The left propeller blades were present in the hub, and the spinner dome was attached. The spinner dome was dented, and the front and one side were crushed and scraped. Examination of the left propeller assembly revealed the pitch change rod was bent between the fork and piston, and the rod displayed a mark 9 5/8 inches from the aft end of the rod consistent with contact with the hole in the front hub half. The mark was measured at a location consistent with the blades at approximately 14.3 degrees blade angle. According to installation data for the propeller, low pitch is 15.3 +/- 0.1 degrees. The low pitch stop displayed an impression mark, and the feather pitch stop and the start locks were intact with no abnormalities. Two blades were twisted with spiral bending and were bent aft approximately 70 degrees, and the third blade was bent and twisted. All three blades had chordwise gouges on the camber side of the blade.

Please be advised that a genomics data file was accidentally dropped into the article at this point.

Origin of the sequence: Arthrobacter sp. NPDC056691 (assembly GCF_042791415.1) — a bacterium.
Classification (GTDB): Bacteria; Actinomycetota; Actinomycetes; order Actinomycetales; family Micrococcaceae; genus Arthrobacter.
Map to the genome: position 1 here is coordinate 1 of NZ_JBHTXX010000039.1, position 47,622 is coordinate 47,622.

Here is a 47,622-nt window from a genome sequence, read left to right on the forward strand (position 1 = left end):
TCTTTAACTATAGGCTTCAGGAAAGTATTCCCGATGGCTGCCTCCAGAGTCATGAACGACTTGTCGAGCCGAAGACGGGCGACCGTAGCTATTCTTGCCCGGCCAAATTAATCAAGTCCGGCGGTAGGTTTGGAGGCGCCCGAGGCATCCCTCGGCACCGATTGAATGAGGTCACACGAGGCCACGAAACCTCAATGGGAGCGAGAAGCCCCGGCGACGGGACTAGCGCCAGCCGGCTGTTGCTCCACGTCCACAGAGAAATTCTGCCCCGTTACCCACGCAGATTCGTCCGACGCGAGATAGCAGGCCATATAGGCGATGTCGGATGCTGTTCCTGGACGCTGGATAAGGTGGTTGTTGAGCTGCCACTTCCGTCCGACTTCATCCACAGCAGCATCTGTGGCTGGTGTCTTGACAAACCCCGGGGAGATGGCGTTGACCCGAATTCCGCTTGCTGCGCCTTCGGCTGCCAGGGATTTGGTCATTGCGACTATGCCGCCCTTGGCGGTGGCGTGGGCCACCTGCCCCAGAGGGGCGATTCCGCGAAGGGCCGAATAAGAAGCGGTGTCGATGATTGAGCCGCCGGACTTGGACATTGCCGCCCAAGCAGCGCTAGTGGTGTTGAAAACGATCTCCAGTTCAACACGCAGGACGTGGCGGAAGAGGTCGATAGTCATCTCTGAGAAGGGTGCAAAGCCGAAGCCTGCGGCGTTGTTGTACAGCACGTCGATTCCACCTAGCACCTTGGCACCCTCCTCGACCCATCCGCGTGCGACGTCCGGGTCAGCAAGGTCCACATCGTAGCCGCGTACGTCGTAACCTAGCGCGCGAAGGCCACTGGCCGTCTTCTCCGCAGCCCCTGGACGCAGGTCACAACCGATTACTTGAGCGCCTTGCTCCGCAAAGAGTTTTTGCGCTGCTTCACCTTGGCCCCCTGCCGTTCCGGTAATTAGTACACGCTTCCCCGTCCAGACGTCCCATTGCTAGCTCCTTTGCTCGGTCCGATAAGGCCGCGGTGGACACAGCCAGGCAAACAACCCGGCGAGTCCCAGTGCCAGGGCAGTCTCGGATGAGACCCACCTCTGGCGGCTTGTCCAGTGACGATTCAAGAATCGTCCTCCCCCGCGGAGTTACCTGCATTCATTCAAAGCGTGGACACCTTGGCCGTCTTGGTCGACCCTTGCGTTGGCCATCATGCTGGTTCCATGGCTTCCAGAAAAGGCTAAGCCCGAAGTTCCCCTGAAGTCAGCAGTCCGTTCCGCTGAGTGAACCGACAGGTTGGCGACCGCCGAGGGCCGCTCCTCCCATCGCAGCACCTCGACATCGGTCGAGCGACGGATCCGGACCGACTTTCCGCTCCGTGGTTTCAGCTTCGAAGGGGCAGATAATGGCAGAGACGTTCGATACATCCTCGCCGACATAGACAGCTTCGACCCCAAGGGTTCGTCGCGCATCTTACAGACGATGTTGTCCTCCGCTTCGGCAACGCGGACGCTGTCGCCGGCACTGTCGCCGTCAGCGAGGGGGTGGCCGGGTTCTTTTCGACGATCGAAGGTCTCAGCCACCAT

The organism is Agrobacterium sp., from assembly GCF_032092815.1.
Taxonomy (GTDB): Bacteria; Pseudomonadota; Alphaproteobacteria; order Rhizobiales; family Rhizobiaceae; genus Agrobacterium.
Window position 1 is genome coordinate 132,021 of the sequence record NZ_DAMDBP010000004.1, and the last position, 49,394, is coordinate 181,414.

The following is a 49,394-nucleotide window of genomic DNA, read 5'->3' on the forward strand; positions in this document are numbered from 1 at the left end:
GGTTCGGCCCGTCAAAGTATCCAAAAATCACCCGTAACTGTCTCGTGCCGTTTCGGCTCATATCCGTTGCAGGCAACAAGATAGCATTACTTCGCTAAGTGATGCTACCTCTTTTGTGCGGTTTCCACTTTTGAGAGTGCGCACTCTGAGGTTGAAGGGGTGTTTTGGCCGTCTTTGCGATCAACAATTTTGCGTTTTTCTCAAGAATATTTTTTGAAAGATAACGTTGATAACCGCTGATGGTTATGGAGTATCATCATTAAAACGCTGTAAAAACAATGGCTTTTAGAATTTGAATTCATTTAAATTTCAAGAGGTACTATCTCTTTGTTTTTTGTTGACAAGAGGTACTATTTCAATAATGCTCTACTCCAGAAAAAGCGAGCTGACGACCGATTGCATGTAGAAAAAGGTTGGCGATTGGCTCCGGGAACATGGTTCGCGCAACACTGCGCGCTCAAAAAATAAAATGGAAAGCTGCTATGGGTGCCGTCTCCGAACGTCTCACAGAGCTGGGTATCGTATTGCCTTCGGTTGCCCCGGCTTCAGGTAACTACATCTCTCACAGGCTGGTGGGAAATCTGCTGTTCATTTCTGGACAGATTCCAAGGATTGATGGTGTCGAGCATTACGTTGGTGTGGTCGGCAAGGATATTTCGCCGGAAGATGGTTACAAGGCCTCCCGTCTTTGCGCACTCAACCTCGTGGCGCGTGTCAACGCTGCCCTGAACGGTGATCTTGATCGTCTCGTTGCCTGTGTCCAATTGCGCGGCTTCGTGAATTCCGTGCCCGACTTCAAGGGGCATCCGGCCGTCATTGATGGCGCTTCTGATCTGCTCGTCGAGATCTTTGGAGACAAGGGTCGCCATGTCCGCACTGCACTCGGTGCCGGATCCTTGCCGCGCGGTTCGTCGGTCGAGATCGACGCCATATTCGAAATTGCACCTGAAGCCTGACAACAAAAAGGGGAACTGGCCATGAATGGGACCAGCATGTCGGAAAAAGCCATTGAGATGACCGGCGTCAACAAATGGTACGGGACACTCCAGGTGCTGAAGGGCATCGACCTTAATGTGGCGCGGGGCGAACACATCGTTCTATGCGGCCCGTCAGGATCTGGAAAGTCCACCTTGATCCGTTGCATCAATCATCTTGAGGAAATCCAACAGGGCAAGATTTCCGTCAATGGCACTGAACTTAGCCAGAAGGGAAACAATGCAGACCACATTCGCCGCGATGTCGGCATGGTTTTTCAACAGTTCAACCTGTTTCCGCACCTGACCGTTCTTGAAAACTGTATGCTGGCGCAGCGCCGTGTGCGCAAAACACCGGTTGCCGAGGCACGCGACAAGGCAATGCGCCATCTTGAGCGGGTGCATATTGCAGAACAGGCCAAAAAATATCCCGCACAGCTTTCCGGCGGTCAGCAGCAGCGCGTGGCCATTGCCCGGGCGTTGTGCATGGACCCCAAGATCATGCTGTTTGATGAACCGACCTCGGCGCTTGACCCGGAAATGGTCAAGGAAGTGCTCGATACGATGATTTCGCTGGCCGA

The right propeller blades were present in the hub, and the spinner dome was attached. The spinner dome was crushed and scraped on one side. Examination of the right propeller assembly revealed the pitch change rod displayed a mark 9 1/2 inches from the aft end of the rod consistent with contact with the hole in the front hub half. The mark was measured at a location consistent with the blades at approximately 16.3 degrees blade angle. According to installation data for the propeller, low pitch is 15.3 +/- 0.1 degrees. The low pitch stop displayed an impression mark, and the feather pitch stop and the start locks were intact with no abnormalities. One blade was twisted with spiral bending, and the other two blades were twisted. All three blades had chordwise gouges on the camber side of the blade.